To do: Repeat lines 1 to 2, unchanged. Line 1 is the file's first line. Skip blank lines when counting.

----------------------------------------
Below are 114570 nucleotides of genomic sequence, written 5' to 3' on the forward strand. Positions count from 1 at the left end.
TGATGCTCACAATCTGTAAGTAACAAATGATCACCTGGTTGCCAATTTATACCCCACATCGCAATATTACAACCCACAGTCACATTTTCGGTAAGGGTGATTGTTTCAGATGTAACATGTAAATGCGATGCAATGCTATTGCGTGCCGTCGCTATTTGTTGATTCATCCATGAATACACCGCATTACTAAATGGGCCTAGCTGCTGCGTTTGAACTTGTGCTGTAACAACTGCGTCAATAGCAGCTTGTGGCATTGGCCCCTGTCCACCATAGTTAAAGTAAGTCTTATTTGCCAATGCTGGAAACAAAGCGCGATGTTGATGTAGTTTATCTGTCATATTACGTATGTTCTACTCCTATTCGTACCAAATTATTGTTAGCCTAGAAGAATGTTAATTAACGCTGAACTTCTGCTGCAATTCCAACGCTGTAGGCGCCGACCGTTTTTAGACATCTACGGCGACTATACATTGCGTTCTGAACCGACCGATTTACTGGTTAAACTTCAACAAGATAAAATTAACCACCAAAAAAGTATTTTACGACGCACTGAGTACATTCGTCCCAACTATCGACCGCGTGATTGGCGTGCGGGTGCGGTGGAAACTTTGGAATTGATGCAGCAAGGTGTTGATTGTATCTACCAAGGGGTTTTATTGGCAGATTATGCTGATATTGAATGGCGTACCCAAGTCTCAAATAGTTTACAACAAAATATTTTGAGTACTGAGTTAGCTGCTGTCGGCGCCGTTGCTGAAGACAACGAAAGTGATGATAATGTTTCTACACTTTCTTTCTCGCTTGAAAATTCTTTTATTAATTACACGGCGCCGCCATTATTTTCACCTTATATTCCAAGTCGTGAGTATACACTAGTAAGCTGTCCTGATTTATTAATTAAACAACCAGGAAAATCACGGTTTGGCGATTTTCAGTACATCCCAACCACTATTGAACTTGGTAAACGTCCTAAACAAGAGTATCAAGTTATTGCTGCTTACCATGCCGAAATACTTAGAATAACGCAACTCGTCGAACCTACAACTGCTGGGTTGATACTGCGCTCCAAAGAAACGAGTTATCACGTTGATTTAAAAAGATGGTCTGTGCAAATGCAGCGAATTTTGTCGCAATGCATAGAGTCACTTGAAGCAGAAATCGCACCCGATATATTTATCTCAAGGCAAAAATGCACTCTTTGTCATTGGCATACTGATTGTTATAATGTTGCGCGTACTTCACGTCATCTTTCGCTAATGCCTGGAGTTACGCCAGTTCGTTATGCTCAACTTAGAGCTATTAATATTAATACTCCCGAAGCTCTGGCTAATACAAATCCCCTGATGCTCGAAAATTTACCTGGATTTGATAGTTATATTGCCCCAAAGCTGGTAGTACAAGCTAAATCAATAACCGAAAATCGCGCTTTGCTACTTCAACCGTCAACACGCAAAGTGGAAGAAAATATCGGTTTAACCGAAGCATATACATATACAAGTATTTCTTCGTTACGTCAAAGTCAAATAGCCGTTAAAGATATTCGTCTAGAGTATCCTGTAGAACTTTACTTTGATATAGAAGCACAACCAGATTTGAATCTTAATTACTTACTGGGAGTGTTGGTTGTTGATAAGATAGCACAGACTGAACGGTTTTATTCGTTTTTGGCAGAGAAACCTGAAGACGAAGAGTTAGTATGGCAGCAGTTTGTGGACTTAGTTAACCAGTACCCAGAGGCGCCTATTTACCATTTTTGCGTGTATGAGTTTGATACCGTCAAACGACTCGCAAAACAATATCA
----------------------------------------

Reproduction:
Below are 114570 nucleotides of genomic sequence, written 5' to 3' on the forward strand. Positions count from 1 at the left end.
TGATGCTCACAATCTGTAAGTAACAAATGATCACCTGGTTGCCAATTTATACCCCACATCGCAATATTACAACCCACAGTCACATTTTCGGTAAGGGTGATTGTTTCAGATGTAACATGTAAATGCGATGCAATGCTATTGCGTGCCGTCGCTATTTGTTGATTCATCCATGAATACACCGCATTACTAAATGGGCCTAGCTGCTGCGTTTGAACTTGTGCTGTAACAACTGCGTCAATAGCAGCTTGTGGCATTGGCCCCTGTCCACCATAGTTAAAGTAAGTCTTATTTGCCAATGCTGGAAACAAAGCGCGATGTTGATGTAGTTTATCTGTCATATTACGTATGTTCTACTCCTATTCGTACCAAATTATTGTTAGCCTAGAAGAATGTTAATTAACGCTGAACTTCTGCTGCAATTCCAACGCTGTAGGCGCCGACCGTTTTTAGACATCTACGGCGACTATACATTGCGTTCTGAACCGACCGATTTACTGGTTAAACTTCAACAAGATAAAATTAACCACCAAAAAAGTATTTTACGACGCACTGAGTACATTCGTCCCAACTATCGACCGCGTGATTGGCGTGCGGGTGCGGTGGAAACTTTGGAATTGATGCAGCAAGGTGTTGATTGTATCTACCAAGGGGTTTTATTGGCAGATTATGCTGATATTGAATGGCGTACCCAAGTCTCAAATAGTTTACAACAAAATATTTTGAGTACTGAGTTAGCTGCTGTCGGCGCCGTTGCTGAAGACAACGAAAGTGATGATAATGTTTCTACACTTTCTTTCTCGCTTGAAAATTCTTTTATTAATTACACGGCGCCGCCATTATTTTCACCTTATATTCCAAGTCGTGAGTATACACTAGTAAGCTGTCCTGATTTATTAATTAAACAACCAGGAAAATCACGGTTTGGCGATTTTCAGTACATCCCAACCACTATTGAACTTGGTAAACGTCCTAAACAAGAGTATCAAGTTATTGCTGCTTACCATGCCGAAATACTTAGAATAACGCAACTCGTCGAACCTACAACTGCTGGGTTGATACTGCGCTCCAAAGAAACGAGTTATCACGTTGATTTAAAAAGATGGTCTGTGCAAATGCAGCGAATTTTGTCGCAATGCATAGAGTCACTTGAAGCAGAAATCGCACCCGATATATTTATCTCAAGGCAAAAATGCACTCTTTGTCATTGGCATACTGATTGTTATAATGTTGCGCGTACTTCACGTCATCTTTCGCTAATGCCTGGAGTTACGCCAGTTCGTTATGCTCAACTTAGAGCTATTAATATTAATACTCCCGAAGCTCTGGCTAATACAAATCCCCTGATGCTCGAAAATTTACCTGGATTTGATAGTTATATTGCCCCAAAGCTGGTAGTACAAGCTAAATCAATAACCGAAAATCGCGCTTTGCTACTTCAACCGTCAACACGCAAAGTGGAAGAAAATATCGGTTTAACCGAAGCATATACATATACAAGTATTTCTTCGTTACGTCAAAGTCAAATAGCCGTTAAAGATATTCGTCTAGAGTATCCTGTAGAACTTTACTTTGATATAGAAGCACAACCAGATTTGAATCTTAATTACTTACTGGGAGTGTTGGTTGTTGATAAGATAGCACAGACTGAACGGTTTTATTCGTTTTTGGCAGAGAAACCTGAAGACGAAGAGTTAGTATGGCAGCAGTTTGTGGACTTAGTTAACCAGTACCCAGAGGCGCCTATTTACCATTTTTGCGTGTATGAGTTTGATACCGTCAAACGACTCGCAAAACAATATCA